productive assets in 2009 alone, China attracted more than $12 billion in FDI, up 103% from a

year earlier. In Brazil, FDI fell by half in 2009 but from a historical records in 2008 of $45

billion.
 
Debts clock

Brazil 1st clock debt clock to the public: 61.6445963; 2nd debt clock to GDP is 24.73564%

Russia 1st clock debt clock to the public: 6.7447431; 2nd debt clock to GDP is 32.857060%

India 1st debt clock to the public: 46.3868797; 2nd debt clock to GDP is 24.40035663 %

China 1st debt clock to the public: 19.6782919; 2nd debt clock to GDP is 7.038912 %

1. Suzuki Motors Japan, 2. Hyundai Motors Korea, 3. Hankook Tire Korea, 4. BBVA            

Europe, 5. HSBC Europe


                                                       REFERNCE

1.
www.worldsrichestcountries.com/top_china_imports.html07/09/2014

2.
www.worldsrichestcoutries.com/top_china_exports.html    07/09/2014

3.
www.worldsstopexports.com/russias-top-10-exports/2350 07/09/2014

4.
www.worldsrichestcountries.com/_russia_import.html07/09/2014

5.
www.thebrazibusiness.com/article/top-10-braizilian0import 07/09/2014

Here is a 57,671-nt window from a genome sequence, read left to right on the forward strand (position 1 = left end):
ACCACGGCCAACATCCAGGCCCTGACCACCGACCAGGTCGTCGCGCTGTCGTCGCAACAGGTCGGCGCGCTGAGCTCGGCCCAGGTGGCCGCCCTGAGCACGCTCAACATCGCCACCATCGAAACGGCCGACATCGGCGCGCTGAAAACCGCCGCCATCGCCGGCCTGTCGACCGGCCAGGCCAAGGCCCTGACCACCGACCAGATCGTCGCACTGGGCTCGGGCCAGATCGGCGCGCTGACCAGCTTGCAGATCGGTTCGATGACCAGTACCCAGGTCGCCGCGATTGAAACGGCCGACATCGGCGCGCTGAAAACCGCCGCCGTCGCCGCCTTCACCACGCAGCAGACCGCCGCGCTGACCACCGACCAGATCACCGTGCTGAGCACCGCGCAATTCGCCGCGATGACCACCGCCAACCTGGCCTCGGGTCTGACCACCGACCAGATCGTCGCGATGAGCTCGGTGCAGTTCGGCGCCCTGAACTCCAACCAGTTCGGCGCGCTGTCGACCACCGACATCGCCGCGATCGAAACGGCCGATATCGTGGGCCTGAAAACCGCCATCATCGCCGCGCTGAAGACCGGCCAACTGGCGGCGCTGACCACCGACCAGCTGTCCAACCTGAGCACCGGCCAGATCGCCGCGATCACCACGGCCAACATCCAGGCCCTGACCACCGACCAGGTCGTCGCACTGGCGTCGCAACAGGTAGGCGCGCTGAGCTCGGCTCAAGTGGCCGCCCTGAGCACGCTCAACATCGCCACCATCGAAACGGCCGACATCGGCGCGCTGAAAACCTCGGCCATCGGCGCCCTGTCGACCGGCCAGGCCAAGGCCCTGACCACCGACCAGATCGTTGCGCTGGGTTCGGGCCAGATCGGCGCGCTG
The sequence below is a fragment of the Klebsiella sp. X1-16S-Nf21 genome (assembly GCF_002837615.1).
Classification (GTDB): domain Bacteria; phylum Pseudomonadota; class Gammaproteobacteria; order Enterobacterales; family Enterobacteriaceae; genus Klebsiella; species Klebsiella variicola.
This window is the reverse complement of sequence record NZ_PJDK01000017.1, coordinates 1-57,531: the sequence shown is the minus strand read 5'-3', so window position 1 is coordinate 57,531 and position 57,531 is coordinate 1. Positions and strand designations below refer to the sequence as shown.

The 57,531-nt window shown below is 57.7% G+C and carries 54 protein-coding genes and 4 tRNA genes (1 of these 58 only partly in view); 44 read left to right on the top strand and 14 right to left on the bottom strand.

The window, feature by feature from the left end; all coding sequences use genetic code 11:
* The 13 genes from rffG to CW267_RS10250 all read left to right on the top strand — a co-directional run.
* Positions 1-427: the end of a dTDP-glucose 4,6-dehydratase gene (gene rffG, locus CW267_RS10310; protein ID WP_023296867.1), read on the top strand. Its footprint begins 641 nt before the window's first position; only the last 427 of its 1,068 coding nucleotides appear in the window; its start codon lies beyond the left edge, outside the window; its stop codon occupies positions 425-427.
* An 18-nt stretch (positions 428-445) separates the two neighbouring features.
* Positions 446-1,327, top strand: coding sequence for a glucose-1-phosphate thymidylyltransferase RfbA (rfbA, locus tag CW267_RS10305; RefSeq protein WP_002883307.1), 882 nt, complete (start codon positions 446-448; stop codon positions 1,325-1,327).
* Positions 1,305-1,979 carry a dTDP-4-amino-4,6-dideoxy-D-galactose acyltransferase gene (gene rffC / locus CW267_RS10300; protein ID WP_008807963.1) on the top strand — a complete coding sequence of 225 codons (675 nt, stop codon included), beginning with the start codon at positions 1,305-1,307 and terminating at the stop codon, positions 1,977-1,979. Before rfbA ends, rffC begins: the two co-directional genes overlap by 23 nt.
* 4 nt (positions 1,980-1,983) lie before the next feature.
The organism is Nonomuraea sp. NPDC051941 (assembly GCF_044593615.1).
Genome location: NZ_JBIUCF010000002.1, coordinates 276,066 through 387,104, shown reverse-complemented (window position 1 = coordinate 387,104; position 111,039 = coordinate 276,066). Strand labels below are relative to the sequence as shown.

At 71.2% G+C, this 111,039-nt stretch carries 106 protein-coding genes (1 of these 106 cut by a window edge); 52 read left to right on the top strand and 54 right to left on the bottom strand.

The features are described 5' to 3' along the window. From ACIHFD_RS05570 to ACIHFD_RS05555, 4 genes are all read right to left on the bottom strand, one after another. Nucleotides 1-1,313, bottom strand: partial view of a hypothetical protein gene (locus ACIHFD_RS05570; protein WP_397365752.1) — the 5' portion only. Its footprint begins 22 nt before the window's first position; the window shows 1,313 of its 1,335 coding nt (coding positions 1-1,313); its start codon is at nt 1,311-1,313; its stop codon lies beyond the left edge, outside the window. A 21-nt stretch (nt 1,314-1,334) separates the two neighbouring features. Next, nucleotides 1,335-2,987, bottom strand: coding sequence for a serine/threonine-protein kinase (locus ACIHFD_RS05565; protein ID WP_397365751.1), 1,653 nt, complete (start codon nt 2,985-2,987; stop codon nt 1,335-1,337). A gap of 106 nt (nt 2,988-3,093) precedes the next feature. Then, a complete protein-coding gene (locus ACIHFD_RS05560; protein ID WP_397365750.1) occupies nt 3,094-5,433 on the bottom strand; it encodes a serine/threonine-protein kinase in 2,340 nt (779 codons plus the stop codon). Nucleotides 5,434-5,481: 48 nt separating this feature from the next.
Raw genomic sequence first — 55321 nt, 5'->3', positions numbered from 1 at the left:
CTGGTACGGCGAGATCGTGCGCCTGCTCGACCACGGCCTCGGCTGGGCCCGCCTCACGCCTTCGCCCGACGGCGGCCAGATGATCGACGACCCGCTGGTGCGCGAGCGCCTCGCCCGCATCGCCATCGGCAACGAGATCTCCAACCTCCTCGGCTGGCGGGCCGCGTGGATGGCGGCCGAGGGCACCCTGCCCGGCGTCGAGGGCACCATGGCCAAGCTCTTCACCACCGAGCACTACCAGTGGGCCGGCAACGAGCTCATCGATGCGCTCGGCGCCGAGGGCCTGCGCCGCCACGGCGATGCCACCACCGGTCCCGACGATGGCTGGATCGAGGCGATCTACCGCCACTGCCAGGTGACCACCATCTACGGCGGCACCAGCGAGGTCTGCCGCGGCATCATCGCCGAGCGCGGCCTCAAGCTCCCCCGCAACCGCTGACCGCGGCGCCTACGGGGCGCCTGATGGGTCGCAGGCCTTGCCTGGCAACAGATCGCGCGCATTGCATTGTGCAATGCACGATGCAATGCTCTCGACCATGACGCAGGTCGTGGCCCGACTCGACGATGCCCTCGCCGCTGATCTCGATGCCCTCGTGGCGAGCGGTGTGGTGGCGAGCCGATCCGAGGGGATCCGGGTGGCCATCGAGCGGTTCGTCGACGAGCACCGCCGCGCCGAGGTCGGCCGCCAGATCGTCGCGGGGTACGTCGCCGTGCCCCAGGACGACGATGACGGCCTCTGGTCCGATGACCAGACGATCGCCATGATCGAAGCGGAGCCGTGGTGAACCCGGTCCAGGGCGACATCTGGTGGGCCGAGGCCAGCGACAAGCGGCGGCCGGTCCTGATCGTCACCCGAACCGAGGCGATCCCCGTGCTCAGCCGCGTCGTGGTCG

6.
www.miniyanville.com/trading-andinvesting/commodities/articles/iron-ore Brazil export.htm
    
   07/09/2014

7.
www.indianyellowpages.com/support/india-export-import-guide/top-import-export.html

    07.09.2014
8.
www.csmonitor.com/world/2011/0517/Surging-BRIC-middle-classes-are-eecliping.html 
   
   07/09/2014

9.
www.prb.org/Publications/Articles/2012/brazil-russia-india-china.aspx 07/08/2014

10.
www.Data.worldbank.org/indicator/NY.GDP.CD 05/22/2104

11. Mireles Guimaras Rangel Raquel, The future of higher education in BRIC countries

12.
www.isnare.com/?aid=978914&ca=Finances 07/09/2014

13. Sincavage, Jessica R., Carl Haub and Sharam, O.P. “Lobar Cost in India Organized


  Manufacturing Sector,” Monthly Labour Review 133, no 5. (2010):3-22 (Prb Org).

 14.
www.briceexpansion.com/risky-politics-brics 09/08/2014

www.Referenceforbusiness.com/mamangement/str-ti/strategu-in-the-global.htm 7/10/2014

www.topforeginstocks.com/2010/02/25/multinational-companies.htm 7/10/2014

www.ippmeadia.com/frontend/index/php?1=65337 7/10/2014

www.usdebtclock.org/world-debt-clock 7/10/14

www.worldsrichestcountries.com/top-brazil-export-import 7/11/2014

www.worldsrichestcountry.com/top-russia-export-import 7/11/2014

www.worldsrichestcountry.com/top-india-export-import 7/11/2014

www.worldsrichestcounty.com/top-china-export-import 7/11/2014
www.imf.org
www.losangelsreserachgroup.org